In yesterday’s New York Times, business reporter Joe Nocera wrote an opinion column about investment bankers’ behavior in bringing companies public. It’s based on documents from an ongoing lawsuit between 1999 IPO star, eToys (which went into Chapter 11 in 2001), and its lead underwriter, Goldman Sachs. Mr. Nocera got the data from the New York County Clerk’s office, where they were supposed to have been under court seal, but weren’t.
No, it’s not the one with the sock puppet. That was Pets.com. eToys was an online toy retailer. Both made it into CNET’s Top Ten internet bubble flops, though.
The pricing range for eToys shares in the initial prospectus was $10-$12. The final offering price was $20. The stock closed on its opening day at $77. It peaked a few months later at $84. It was trading at $.09 when it went belly up.
The lawsuit: eToys contends that Goldman failed in its fiduciary duty to get the best price for eToys shares. Although it was losing money at the time of the IPO, eToys thinks that if it had raised, say, $400 million (an offering price just north of $50) instead of the $155 million it got, it would have been able to stay alive long enough to become profitable. This was basically the AMZN strategy. In eToys’ case, who knows what might have happened.
Goldman’s defense is apparently that it had no such duty.
Grammar and spelling errors aside, the Nocera documents shed some light on less well-known aspects of the IPO process. No one comes out looking especially good. For example:
–Goldman allocated 20% of the offering to “flippers,” that is, to brokerage clients who had no interest in owning the IPO companies. They just wanted to sell, or “flip,” the stock during first-day trading.
–one investment manager said he did large amounts of trades with Goldman simply to get IPO allocations. He also appears to me to have paid commissions at almost twice the then going rate. A cynic would say he got no services for this extra payout; he just wanted to make the payments fatter–and thereby get a bigger IPO stock allocation.
–an internal presentation argues that Goldman should look at first-day trading gains in an IPO stock as being an asset of the firm, one that Goldman should seek to maximize the return on.
–Goldman regarded first-day gains as a quid pro quo for two things–the size of a client’s commission business and his willingness to participate in “cold” IPOs. (“Cold” IPOs are ones with little or no upside; participation allows the underwriting syndicate to earn IPO fees at lower risk.)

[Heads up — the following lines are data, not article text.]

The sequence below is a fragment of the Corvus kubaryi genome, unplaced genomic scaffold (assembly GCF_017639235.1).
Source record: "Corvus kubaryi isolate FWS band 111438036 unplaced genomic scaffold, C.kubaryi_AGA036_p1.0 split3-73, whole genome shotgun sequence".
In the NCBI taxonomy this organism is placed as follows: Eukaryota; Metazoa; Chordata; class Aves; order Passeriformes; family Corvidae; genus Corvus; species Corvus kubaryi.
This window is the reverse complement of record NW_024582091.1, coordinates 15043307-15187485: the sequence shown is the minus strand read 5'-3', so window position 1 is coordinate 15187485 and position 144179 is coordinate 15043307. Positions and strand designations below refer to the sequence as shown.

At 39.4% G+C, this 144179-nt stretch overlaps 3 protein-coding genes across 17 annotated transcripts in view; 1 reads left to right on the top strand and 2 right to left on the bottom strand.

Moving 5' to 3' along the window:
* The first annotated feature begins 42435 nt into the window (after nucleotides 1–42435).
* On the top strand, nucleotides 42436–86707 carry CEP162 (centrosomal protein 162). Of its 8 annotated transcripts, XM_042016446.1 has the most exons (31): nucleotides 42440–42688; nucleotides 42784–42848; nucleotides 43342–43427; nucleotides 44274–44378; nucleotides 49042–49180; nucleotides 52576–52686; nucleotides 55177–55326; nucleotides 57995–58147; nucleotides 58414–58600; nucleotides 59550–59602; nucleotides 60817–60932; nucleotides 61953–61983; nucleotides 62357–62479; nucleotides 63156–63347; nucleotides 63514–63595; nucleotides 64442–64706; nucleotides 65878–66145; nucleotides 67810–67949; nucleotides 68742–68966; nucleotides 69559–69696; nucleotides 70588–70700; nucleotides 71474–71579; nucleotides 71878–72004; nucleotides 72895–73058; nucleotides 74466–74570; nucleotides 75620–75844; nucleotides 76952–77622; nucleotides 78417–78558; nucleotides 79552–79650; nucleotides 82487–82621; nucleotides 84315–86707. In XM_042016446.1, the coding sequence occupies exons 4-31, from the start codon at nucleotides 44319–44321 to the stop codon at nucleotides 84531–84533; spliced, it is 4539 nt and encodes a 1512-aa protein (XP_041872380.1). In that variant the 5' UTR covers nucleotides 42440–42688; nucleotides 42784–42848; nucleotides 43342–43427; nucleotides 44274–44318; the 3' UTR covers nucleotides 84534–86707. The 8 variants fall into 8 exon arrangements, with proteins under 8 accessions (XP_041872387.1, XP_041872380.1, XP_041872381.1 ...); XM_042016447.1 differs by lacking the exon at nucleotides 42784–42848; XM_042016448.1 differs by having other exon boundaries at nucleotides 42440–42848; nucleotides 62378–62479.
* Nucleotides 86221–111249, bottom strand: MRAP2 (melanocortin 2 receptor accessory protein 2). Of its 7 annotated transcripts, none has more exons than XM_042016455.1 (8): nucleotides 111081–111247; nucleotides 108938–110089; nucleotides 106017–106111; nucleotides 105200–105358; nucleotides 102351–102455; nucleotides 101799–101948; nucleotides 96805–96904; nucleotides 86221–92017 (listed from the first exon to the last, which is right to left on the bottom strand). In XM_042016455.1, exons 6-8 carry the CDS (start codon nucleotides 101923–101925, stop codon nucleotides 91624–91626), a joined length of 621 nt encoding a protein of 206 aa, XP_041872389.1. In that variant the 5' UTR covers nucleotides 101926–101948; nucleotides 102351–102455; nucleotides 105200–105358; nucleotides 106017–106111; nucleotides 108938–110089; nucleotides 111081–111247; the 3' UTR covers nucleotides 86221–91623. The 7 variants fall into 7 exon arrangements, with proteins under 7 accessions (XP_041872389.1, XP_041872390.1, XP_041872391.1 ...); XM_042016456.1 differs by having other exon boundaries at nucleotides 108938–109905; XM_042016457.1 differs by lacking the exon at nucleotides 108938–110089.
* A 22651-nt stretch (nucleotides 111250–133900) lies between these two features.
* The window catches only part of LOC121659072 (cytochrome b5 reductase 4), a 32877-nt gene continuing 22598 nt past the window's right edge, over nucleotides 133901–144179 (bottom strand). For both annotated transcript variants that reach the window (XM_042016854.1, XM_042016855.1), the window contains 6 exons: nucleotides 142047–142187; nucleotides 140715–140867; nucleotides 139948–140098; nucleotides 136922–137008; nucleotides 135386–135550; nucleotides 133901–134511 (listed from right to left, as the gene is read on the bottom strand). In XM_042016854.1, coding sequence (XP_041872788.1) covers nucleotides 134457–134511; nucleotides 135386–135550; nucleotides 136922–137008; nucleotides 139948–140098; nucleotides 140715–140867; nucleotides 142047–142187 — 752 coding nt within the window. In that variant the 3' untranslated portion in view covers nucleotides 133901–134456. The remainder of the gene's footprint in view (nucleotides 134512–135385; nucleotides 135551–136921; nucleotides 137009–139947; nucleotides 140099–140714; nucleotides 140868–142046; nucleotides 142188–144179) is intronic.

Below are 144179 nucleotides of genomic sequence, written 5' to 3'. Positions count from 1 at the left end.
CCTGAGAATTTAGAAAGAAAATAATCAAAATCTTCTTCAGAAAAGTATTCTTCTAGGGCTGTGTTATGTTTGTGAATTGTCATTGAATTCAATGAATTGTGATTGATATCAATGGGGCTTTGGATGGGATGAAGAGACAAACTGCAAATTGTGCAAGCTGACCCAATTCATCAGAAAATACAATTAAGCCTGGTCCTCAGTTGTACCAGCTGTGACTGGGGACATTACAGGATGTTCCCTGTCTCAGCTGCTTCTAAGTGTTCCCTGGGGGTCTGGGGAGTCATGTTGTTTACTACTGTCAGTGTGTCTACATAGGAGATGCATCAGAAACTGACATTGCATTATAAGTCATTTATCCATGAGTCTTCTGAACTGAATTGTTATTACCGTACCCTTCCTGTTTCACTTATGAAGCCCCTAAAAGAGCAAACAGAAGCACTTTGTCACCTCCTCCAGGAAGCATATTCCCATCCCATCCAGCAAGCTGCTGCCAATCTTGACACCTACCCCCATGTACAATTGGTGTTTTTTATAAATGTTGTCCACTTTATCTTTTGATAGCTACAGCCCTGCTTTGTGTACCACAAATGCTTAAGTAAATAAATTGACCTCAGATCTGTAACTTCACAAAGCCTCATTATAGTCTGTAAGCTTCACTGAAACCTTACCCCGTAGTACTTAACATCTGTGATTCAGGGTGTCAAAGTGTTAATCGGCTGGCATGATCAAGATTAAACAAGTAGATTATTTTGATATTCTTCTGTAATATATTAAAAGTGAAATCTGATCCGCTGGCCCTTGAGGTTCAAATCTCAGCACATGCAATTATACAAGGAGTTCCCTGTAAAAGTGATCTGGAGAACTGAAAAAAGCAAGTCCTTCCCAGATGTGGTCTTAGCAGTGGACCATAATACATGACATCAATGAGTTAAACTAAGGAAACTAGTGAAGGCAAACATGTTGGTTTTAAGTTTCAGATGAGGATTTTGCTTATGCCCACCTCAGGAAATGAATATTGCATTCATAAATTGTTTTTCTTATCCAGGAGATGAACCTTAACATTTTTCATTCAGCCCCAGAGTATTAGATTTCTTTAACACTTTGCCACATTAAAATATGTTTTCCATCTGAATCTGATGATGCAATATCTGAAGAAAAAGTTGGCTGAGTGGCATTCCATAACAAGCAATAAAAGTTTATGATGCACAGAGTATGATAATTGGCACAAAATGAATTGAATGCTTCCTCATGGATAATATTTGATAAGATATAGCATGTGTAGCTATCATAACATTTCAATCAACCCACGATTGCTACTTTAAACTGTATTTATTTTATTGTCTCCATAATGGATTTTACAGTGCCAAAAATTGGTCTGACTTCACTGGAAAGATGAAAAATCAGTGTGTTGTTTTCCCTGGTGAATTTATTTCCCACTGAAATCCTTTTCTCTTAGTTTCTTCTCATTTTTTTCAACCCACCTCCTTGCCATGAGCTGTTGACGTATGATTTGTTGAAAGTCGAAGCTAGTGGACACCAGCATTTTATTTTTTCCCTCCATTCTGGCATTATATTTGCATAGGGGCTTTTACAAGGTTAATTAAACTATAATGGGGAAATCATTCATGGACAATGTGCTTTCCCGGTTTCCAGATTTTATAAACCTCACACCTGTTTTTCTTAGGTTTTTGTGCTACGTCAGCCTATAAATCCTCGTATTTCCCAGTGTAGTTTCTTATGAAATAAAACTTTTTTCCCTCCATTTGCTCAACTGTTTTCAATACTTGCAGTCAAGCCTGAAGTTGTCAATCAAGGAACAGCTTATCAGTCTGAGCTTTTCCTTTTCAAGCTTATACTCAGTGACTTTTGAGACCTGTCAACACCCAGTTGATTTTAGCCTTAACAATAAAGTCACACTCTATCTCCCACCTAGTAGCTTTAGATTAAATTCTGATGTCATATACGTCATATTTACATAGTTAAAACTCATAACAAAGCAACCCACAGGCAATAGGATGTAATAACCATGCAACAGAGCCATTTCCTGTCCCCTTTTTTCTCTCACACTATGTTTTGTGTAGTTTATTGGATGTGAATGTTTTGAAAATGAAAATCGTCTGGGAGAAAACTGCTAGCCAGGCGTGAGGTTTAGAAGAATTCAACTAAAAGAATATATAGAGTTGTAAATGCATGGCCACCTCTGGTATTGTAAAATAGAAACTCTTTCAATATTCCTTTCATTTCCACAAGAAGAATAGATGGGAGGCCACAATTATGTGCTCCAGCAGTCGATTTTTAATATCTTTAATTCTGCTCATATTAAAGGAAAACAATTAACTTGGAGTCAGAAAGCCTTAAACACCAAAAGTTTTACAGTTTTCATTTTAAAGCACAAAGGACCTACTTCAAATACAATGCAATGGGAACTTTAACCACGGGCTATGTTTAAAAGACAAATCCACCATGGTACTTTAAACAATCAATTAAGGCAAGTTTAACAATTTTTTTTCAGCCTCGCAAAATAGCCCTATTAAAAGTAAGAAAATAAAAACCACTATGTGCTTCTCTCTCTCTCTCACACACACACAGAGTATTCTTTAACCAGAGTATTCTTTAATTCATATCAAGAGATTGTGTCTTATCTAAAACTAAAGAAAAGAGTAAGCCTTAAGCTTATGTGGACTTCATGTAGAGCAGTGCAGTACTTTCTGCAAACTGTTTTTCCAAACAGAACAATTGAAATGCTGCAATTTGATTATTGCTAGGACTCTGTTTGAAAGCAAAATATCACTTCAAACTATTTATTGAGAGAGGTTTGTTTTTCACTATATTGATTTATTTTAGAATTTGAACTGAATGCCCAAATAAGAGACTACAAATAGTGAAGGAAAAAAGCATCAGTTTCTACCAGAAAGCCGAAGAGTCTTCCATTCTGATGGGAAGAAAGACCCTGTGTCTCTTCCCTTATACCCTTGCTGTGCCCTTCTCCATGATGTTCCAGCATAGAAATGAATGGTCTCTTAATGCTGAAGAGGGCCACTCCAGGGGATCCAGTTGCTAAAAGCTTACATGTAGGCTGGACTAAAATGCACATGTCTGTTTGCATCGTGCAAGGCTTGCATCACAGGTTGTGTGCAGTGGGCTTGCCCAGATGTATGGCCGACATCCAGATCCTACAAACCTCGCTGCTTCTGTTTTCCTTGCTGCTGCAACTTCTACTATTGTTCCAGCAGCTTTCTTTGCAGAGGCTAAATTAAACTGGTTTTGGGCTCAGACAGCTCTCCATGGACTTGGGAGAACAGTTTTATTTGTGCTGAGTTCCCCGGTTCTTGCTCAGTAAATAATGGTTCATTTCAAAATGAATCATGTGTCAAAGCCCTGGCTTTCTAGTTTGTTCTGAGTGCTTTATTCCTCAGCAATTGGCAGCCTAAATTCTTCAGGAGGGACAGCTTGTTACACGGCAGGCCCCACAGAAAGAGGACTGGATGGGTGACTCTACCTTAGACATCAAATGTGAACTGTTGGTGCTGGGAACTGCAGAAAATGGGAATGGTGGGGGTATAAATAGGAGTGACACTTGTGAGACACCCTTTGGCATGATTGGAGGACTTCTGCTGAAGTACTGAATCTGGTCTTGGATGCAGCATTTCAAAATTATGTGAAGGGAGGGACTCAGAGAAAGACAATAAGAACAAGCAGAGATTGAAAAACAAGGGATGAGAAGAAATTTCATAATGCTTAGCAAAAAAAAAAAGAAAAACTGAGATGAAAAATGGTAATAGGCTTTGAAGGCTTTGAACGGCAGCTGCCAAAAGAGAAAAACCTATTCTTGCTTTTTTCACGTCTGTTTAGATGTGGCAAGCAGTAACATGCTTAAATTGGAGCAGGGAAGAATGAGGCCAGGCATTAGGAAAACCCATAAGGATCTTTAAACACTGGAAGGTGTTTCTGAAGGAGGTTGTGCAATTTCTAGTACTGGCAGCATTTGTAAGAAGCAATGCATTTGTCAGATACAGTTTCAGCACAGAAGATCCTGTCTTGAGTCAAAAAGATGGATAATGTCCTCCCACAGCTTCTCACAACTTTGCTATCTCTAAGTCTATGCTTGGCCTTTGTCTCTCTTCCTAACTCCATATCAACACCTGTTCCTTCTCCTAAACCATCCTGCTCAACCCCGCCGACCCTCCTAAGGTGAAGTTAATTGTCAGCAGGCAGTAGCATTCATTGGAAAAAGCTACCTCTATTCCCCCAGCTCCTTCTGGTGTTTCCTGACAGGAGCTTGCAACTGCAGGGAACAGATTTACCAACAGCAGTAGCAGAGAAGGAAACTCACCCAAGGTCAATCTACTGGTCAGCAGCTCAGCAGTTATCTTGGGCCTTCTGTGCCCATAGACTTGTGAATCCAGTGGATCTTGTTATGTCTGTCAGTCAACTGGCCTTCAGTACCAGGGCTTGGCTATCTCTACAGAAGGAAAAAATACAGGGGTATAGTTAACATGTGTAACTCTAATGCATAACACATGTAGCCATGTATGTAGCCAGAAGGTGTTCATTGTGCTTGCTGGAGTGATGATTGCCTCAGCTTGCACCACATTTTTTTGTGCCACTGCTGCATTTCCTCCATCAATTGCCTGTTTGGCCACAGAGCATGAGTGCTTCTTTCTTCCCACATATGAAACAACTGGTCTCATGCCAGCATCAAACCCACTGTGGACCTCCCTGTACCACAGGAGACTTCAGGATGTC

–Goldman kept track of the first-day gains achieved by each client and informed at least some that it expected to receive 20%-30% of that figure back in increased trading commissions.
the underwriting fee/trading commission tradeoff
In the eToys IPO, the underwriters (I’m including the selling syndicate in here, too) received fees of $11.2 million, or 6.75% of the offering price of $20 a share. If we assume they received from all brokerage clients what amounts to a kickback of 25% of the first-day gains of $53 on 8.2 million shares, that would have amounted to $108.7 million.
If, on the other hand, the IPO had been priced at $50, the underwriting fees would have been $28 million. The commission “kickback” would be $47 million.
The total investment banking take at an IPO price of $20 a share would be $119.9 million; at $50 it would be $75 million.
This is Mr. Nocera’s point, and eToys lawsuit contention–that Goldman had every incentive to underprice the offering.
…let’s suppose that the underwriters could only collect from flippers, who made up 20% of the eToys offering. SEC-regulated money managers, after all, have a fiduciary obligation to get the lowest possible commissions. If so, the “kickbacks” would have amounted to $21.7 million and $9.4 million. The total investment banking take $20 a share would be $32.9 million; at $50 a share it would be $37.9 million. Not a huge difference.
And I suspect this is closer to the true state of affairs. Still, the tone of the documents Nocera unearthed suggests to me that Goldman felt it was missing a golden opportunity by not exploiting its underpricing better–not that there was something wrong with the underpricing strategy. It may also be they knew that firms with more Internet cred, like Merrill (whose famous analyst, Henry Blodget was subsequently barred from the securities industry for fabricating his research reports) or Morgan Stanley (Mary Meeker apparently convinced the SEC she really believed the crazy stuff she wrote) were better able to cash in.